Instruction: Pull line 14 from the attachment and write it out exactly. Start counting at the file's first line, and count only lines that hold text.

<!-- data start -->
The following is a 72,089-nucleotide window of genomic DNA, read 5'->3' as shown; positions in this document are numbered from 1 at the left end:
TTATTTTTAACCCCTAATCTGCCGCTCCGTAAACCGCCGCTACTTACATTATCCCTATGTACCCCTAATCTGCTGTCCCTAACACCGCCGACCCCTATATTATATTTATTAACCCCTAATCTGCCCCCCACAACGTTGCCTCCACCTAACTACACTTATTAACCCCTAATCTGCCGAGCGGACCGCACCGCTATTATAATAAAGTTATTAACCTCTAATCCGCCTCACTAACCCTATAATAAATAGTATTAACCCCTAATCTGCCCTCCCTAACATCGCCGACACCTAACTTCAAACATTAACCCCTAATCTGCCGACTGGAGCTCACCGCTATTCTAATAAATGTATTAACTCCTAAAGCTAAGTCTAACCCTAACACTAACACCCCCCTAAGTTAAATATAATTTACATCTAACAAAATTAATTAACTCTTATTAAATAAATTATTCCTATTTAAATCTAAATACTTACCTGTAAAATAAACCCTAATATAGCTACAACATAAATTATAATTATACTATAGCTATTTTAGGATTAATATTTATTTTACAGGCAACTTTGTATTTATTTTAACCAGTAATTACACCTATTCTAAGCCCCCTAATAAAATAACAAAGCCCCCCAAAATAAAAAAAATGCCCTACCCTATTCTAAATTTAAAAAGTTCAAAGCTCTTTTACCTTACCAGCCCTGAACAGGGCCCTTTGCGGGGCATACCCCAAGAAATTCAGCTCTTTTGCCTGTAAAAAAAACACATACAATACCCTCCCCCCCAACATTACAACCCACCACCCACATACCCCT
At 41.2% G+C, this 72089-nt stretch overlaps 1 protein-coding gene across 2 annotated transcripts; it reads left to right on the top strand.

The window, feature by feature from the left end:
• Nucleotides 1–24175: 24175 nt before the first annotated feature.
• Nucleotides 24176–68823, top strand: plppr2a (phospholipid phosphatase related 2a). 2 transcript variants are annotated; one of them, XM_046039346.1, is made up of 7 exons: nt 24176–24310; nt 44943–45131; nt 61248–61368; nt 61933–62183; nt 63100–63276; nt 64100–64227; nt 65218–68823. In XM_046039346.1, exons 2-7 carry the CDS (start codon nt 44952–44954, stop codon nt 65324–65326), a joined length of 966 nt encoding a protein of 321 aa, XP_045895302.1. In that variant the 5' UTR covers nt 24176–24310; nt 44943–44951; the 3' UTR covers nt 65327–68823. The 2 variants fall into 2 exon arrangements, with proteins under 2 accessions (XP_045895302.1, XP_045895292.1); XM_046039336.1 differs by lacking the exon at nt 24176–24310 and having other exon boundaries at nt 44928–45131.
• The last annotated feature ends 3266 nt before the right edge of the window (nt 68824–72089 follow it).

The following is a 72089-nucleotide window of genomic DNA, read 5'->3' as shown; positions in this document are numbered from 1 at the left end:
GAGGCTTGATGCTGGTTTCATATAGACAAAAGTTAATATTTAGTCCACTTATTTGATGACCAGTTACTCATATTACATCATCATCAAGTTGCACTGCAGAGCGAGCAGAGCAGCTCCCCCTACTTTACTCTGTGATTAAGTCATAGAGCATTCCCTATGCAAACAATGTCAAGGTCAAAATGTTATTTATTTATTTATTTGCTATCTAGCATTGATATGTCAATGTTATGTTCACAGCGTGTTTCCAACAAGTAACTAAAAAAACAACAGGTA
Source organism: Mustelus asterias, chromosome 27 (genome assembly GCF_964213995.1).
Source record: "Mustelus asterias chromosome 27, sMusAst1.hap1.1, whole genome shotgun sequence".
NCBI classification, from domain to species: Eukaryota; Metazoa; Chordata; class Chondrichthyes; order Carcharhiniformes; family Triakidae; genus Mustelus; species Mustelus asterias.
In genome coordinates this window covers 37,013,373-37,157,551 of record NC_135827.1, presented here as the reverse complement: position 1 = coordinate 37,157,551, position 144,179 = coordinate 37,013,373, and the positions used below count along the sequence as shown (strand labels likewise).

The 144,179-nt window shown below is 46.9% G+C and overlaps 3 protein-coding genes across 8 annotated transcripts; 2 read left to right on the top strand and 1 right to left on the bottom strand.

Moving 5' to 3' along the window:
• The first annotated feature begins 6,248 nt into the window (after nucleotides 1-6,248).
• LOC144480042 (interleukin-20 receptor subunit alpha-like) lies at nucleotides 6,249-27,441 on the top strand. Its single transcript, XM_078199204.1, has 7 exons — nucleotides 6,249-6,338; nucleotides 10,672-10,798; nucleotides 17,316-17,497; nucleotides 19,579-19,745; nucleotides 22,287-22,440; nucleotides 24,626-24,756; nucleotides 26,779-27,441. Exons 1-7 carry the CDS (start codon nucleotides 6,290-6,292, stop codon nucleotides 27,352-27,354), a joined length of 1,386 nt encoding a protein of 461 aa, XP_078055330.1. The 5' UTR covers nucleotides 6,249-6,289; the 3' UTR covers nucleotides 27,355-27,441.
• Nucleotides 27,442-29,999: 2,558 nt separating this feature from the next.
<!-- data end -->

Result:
The 144,179-nt window shown below is 46.9% G+C and overlaps 3 protein-coding genes across 8 annotated transcripts; 2 read left to right on the top strand and 1 right to left on the bottom strand.